This mindset followed me into my college music studies. I thought that if I just studied hard enough, one day my musical identity would magically spring forth from the head of Zeus as a matter of course: my birthright for all the work I had done. Although I feel that I am a pretty good musician today, I am hardly the virtuoso that I envisioned myself to be when I was fifteen simply because in my academic studies, I waited too long to begin developing the practical aspect of performance. Before I realized it, my path had already been carved out.
With all this in mind, I admit that I am often envious of musicians that have built a musical concept simply by listening to things they like and imitating them without too much formal study. Of current interest are the tUnE yArDs, a band that defies easy categorization and description. No matter what you have playing right now, their quirky and innovative release W H O K I L L will probably contrast it in some way - unless you happen to be spinning some central African pop music.
The Afro-pop flavors of W H O K I L L might suggest that it was crafted by music students caught in the orbit of some collegiate ethnomusicology department. However, Merrill Garbus, lead singer and conceptualist of the tUnE yArDs, has an academic background in the theater - specifically puppeteering!
Puppeteering? What the heck! I give up....
Like many, Garbus counts among her influences the “world music” of Paul Simon and Johnny Clegg. Not so big a deal. What infuses the tUnE yArDs’ Afro-pop overtones with authority is significant first-hand study experiences in Africa. Coupled with her unusual performance background, Garbus developed into an aggressive challenge to the standard idea of the female pop/rock vocalist. With the tUnE yArDs, She commands a devastating range of timbres, singing as sweetly as Prince in androgynous mode and as explosively as any wailing Shona mbira player. If W H O K I L L doesn’t make it into my top ten albums of the year, Garbus will get the prize for best vocal performance, hands down.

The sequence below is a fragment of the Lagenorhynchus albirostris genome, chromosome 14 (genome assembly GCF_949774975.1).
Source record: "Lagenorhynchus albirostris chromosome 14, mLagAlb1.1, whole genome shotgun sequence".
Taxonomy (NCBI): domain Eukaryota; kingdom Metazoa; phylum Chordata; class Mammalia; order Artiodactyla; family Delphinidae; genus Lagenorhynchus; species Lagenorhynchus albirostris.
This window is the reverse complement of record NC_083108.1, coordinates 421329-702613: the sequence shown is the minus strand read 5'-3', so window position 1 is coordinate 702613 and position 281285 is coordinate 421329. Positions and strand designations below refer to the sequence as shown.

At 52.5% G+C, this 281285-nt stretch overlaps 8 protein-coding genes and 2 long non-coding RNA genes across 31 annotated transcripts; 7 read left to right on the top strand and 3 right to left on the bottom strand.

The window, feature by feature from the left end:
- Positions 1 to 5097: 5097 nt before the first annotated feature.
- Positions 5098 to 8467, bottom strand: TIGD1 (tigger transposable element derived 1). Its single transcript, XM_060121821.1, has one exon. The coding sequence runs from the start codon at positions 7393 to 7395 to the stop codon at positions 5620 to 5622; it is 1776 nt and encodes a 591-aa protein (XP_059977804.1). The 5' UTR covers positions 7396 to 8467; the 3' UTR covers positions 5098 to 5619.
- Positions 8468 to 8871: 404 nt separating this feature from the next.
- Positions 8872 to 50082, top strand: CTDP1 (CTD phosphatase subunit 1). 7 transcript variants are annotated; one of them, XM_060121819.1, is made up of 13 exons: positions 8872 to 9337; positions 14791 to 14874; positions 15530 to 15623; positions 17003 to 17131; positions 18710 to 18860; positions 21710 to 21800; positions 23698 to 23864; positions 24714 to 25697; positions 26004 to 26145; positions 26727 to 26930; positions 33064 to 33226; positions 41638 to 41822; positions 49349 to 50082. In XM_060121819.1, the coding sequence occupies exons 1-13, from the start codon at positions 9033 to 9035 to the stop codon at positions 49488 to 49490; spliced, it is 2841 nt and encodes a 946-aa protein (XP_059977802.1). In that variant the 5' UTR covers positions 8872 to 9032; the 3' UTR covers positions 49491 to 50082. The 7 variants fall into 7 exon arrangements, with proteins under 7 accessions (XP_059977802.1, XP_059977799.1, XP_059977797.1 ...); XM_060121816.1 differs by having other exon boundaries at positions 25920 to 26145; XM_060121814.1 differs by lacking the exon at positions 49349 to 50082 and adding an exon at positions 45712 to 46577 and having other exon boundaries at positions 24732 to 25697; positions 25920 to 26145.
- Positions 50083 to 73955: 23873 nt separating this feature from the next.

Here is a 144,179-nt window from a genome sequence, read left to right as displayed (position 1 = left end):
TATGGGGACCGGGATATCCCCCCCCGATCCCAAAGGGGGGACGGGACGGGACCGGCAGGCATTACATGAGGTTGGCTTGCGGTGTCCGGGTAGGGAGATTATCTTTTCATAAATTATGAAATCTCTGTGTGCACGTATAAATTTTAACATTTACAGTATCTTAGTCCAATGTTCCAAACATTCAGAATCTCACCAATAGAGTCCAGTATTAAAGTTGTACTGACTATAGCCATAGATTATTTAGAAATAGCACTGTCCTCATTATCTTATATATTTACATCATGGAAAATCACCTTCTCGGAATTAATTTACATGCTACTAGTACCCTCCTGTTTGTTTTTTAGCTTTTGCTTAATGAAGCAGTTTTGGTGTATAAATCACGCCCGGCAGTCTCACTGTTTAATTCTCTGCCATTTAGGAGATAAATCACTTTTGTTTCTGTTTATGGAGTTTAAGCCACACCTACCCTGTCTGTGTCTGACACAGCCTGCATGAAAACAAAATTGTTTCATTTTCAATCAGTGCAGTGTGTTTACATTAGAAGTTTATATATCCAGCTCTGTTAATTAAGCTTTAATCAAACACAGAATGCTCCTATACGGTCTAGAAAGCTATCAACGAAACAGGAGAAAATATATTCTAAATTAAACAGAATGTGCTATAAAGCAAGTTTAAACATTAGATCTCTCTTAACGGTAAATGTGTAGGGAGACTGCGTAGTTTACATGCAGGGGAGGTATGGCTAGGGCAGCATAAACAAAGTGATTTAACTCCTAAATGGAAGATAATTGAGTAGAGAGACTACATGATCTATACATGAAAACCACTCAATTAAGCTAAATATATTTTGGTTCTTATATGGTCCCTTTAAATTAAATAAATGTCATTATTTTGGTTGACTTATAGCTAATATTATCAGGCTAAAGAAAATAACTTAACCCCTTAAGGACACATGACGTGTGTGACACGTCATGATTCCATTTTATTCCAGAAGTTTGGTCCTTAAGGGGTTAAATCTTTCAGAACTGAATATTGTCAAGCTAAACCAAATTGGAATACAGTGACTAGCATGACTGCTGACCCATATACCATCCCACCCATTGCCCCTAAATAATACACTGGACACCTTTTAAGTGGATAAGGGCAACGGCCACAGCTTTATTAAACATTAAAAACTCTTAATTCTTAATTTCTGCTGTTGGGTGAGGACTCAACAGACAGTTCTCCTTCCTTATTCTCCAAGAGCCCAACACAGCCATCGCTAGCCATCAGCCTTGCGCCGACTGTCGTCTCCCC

that seem to be in ascendency. Considering the general importance of rhythmic percussion in their influences, being absent a dedicated “drummer” seems a bit curious. Garbus, however, is one of many musicians like Tyondai Braxton and Imogen Heap who explore the potentials of current looping technology in interesting ways. She deliberately structures her self-samples to capture the “Africanness” of interlocking ostinato patterns, sometimes sketching out the rippling vocal polyphony of central African Pygmy music. In the studio version of Gangsta, these backgrounds are subtly distorted to even further emulate Colin Turnbull’s influential 1961 field recordings of the Mbuti pygmies.
And sure, it is morally troublesome that we, as white Westerners, continue to culturally colonize the third world by copying their music and selling it as our own. On the other hand, the world has gotten a lot smaller since Paul Simon released Graceland. There is a difference between cultivating a musical concept out of personal experience and superficially pilfering the style of the “other” for the sake of adding something new and cool to our repertoire. The tUnE yArDs’ music is who Garbus is: a commentary on her experiences as a cultural nomad. Fortunately, she seems to be more concerned with making music than dodging academic issues. Thank goodness.